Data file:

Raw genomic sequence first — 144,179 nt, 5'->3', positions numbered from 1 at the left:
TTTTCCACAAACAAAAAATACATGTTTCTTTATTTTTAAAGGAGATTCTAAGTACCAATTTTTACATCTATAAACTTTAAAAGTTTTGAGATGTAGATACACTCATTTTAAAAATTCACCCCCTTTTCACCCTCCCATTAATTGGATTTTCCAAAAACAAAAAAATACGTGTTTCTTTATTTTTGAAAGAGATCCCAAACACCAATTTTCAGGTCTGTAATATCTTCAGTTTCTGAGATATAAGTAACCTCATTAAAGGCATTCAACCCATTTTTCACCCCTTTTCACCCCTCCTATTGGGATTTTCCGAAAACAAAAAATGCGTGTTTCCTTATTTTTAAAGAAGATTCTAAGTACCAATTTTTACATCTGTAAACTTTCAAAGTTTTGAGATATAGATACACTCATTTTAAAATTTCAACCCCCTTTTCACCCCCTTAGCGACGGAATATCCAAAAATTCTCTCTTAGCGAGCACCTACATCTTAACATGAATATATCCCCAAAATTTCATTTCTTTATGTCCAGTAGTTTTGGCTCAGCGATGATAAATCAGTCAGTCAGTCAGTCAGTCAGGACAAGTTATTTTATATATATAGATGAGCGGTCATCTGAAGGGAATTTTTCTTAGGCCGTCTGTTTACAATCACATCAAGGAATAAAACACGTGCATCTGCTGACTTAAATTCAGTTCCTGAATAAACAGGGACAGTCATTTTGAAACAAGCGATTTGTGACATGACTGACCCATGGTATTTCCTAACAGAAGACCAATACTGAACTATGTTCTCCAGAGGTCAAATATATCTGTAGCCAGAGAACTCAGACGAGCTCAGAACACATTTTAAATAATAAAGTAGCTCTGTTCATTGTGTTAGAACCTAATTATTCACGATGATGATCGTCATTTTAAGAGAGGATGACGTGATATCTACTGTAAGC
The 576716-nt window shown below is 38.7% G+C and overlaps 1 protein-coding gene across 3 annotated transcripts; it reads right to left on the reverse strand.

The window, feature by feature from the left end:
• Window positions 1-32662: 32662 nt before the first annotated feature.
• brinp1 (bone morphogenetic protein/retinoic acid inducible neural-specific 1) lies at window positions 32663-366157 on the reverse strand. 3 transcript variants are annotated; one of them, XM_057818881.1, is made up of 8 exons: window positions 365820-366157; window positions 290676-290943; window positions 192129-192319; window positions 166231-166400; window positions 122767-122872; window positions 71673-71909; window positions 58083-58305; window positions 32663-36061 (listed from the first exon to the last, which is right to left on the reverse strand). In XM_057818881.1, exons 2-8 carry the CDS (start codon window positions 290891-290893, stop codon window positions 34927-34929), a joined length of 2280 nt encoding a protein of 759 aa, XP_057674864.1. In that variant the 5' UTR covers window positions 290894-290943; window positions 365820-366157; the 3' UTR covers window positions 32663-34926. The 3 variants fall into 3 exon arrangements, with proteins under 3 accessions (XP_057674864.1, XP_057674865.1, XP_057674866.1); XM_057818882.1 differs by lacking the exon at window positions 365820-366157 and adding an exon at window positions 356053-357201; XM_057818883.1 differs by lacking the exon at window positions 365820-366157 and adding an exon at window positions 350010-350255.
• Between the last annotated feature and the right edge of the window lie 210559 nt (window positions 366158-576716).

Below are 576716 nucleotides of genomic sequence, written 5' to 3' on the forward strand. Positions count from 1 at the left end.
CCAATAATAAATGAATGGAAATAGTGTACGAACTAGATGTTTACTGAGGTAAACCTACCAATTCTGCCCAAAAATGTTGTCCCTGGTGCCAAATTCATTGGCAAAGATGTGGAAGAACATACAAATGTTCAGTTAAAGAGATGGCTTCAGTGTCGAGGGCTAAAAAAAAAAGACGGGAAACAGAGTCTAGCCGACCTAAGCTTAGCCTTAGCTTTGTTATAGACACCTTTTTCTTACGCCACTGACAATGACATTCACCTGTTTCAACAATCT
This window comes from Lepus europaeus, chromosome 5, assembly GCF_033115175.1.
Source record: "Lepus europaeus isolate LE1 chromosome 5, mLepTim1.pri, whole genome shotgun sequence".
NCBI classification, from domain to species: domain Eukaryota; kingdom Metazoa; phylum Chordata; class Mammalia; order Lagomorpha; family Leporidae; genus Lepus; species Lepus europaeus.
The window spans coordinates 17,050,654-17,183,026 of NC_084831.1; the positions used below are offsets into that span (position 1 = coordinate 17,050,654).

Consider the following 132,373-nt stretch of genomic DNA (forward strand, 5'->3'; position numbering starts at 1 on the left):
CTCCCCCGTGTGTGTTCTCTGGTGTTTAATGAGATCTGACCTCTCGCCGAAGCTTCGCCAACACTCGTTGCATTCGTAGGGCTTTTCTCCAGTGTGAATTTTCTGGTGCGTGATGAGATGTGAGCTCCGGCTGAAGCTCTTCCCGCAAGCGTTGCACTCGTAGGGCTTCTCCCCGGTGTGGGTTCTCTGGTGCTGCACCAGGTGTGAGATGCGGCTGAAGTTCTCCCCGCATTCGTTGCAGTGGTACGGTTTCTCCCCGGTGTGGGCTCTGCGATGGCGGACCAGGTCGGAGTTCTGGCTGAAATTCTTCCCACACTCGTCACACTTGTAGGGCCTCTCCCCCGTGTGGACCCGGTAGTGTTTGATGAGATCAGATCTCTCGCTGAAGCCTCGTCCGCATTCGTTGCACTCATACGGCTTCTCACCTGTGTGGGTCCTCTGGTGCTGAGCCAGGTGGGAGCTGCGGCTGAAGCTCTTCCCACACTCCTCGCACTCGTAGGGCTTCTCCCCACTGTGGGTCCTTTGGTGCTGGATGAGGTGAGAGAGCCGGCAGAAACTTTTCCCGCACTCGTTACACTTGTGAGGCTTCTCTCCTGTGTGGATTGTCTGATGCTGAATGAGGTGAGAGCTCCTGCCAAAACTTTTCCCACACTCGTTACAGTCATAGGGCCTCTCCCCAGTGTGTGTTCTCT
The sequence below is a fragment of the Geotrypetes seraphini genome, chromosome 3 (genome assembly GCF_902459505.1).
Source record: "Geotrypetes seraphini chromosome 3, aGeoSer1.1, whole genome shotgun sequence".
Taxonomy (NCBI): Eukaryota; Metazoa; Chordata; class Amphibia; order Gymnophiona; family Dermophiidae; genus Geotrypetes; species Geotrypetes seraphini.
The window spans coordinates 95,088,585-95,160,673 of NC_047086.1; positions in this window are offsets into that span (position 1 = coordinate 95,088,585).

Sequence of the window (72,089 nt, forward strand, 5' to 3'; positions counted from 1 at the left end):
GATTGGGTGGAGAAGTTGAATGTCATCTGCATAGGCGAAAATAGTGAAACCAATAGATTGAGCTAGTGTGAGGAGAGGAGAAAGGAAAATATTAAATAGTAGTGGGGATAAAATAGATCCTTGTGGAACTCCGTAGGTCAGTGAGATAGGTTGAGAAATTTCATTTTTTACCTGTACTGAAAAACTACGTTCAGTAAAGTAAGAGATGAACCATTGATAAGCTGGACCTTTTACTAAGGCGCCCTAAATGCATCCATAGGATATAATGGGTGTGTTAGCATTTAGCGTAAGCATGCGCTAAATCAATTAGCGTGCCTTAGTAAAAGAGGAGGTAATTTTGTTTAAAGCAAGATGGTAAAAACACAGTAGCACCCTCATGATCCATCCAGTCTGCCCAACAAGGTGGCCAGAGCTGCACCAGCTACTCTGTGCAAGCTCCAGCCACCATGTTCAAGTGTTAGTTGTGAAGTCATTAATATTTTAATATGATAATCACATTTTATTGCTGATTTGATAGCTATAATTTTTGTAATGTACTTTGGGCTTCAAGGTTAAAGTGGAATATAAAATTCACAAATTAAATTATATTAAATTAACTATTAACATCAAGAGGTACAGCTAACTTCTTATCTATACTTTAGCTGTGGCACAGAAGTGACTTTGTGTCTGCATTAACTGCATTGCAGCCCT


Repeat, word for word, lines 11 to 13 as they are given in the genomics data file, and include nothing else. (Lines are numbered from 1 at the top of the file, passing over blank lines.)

Source record: "Lepus europaeus isolate LE1 chromosome 5, mLepTim1.pri, whole genome shotgun sequence".
NCBI classification, from domain to species: domain Eukaryota; kingdom Metazoa; phylum Chordata; class Mammalia; order Lagomorpha; family Leporidae; genus Lepus; species Lepus europaeus.
The window spans coordinates 17,050,654-17,183,026 of NC_084831.1; the positions used below are offsets into that span (position 1 = coordinate 17,050,654).